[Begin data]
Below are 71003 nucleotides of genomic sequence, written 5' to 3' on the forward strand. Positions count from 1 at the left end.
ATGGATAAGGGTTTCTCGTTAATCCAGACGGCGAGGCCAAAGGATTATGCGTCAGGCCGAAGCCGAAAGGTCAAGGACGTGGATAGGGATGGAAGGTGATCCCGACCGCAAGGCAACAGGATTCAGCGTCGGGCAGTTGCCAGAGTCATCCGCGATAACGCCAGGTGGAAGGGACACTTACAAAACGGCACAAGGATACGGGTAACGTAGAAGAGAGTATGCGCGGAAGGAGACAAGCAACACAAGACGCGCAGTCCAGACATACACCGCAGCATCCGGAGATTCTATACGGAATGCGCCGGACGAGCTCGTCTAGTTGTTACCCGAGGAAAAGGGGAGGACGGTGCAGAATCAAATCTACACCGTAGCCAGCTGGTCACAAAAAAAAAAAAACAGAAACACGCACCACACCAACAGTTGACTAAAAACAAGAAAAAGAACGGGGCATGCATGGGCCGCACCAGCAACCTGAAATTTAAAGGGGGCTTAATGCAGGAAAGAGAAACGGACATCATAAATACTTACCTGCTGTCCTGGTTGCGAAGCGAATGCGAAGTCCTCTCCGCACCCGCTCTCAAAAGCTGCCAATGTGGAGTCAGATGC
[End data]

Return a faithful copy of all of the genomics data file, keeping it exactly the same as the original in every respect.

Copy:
Below are 71003 nucleotides of genomic sequence, written 5' to 3' on the forward strand. Positions count from 1 at the left end.
ATGGATAAGGGTTTCTCGTTAATCCAGACGGCGAGGCCAAAGGATTATGCGTCAGGCCGAAGCCGAAAGGTCAAGGACGTGGATAGGGATGGAAGGTGATCCCGACCGCAAGGCAACAGGATTCAGCGTCGGGCAGTTGCCAGAGTCATCCGCGATAACGCCAGGTGGAAGGGACACTTACAAAACGGCACAAGGATACGGGTAACGTAGAAGAGAGTATGCGCGGAAGGAGACAAGCAACACAAGACGCGCAGTCCAGACATACACCGCAGCATCCGGAGATTCTATACGGAATGCGCCGGACGAGCTCGTCTAGTTGTTACCCGAGGAAAAGGGGAGGACGGTGCAGAATCAAATCTACACCGTAGCCAGCTGGTCACAAAAAAAAAAAAACAGAAACACGCACCACACCAACAGTTGACTAAAAACAAGAAAAAGAACGGGGCATGCATGGGCCGCACCAGCAACCTGAAATTTAAAGGGGGCTTAATGCAGGAAAGAGAAACGGACATCATAAATACTTACCTGCTGTCCTGGTTGCGAAGCGAATGCGAAGTCCTCTCCGCACCCGCTCTCAAAAGCTGCCAATGTGGAGTCAGATGC